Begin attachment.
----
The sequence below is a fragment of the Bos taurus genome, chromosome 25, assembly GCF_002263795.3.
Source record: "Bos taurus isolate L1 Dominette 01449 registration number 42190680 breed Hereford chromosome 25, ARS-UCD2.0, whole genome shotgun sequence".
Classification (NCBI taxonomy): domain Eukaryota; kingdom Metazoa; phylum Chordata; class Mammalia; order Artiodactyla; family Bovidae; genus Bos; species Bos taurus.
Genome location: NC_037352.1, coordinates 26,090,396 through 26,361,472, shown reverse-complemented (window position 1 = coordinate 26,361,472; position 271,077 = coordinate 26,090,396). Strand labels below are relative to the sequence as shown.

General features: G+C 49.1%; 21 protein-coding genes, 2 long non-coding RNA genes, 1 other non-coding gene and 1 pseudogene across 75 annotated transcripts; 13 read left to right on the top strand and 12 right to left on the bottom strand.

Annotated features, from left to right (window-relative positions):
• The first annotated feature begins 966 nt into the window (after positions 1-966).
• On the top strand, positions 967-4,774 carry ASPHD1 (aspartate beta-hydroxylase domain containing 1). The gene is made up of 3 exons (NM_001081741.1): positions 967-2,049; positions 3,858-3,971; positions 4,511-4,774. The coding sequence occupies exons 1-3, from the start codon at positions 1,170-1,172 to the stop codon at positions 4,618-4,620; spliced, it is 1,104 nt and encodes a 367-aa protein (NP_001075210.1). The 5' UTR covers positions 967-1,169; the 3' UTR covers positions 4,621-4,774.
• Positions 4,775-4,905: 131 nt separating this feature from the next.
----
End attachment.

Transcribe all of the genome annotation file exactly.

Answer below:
The sequence below is a fragment of the Bos taurus genome, chromosome 25, assembly GCF_002263795.3.
Source record: "Bos taurus isolate L1 Dominette 01449 registration number 42190680 breed Hereford chromosome 25, ARS-UCD2.0, whole genome shotgun sequence".
Classification (NCBI taxonomy): domain Eukaryota; kingdom Metazoa; phylum Chordata; class Mammalia; order Artiodactyla; family Bovidae; genus Bos; species Bos taurus.
Genome location: NC_037352.1, coordinates 26,090,396 through 26,361,472, shown reverse-complemented (window position 1 = coordinate 26,361,472; position 271,077 = coordinate 26,090,396). Strand labels below are relative to the sequence as shown.

General features: G+C 49.1%; 21 protein-coding genes, 2 long non-coding RNA genes, 1 other non-coding gene and 1 pseudogene across 75 annotated transcripts; 13 read left to right on the top strand and 12 right to left on the bottom strand.

Annotated features, from left to right (window-relative positions):
• The first annotated feature begins 966 nt into the window (after positions 1-966).
• On the top strand, positions 967-4,774 carry ASPHD1 (aspartate beta-hydroxylase domain containing 1). The gene is made up of 3 exons (NM_001081741.1): positions 967-2,049; positions 3,858-3,971; positions 4,511-4,774. The coding sequence occupies exons 1-3, from the start codon at positions 1,170-1,172 to the stop codon at positions 4,618-4,620; spliced, it is 1,104 nt and encodes a 367-aa protein (NP_001075210.1). The 5' UTR covers positions 967-1,169; the 3' UTR covers positions 4,621-4,774.
• Positions 4,775-4,905: 131 nt separating this feature from the next.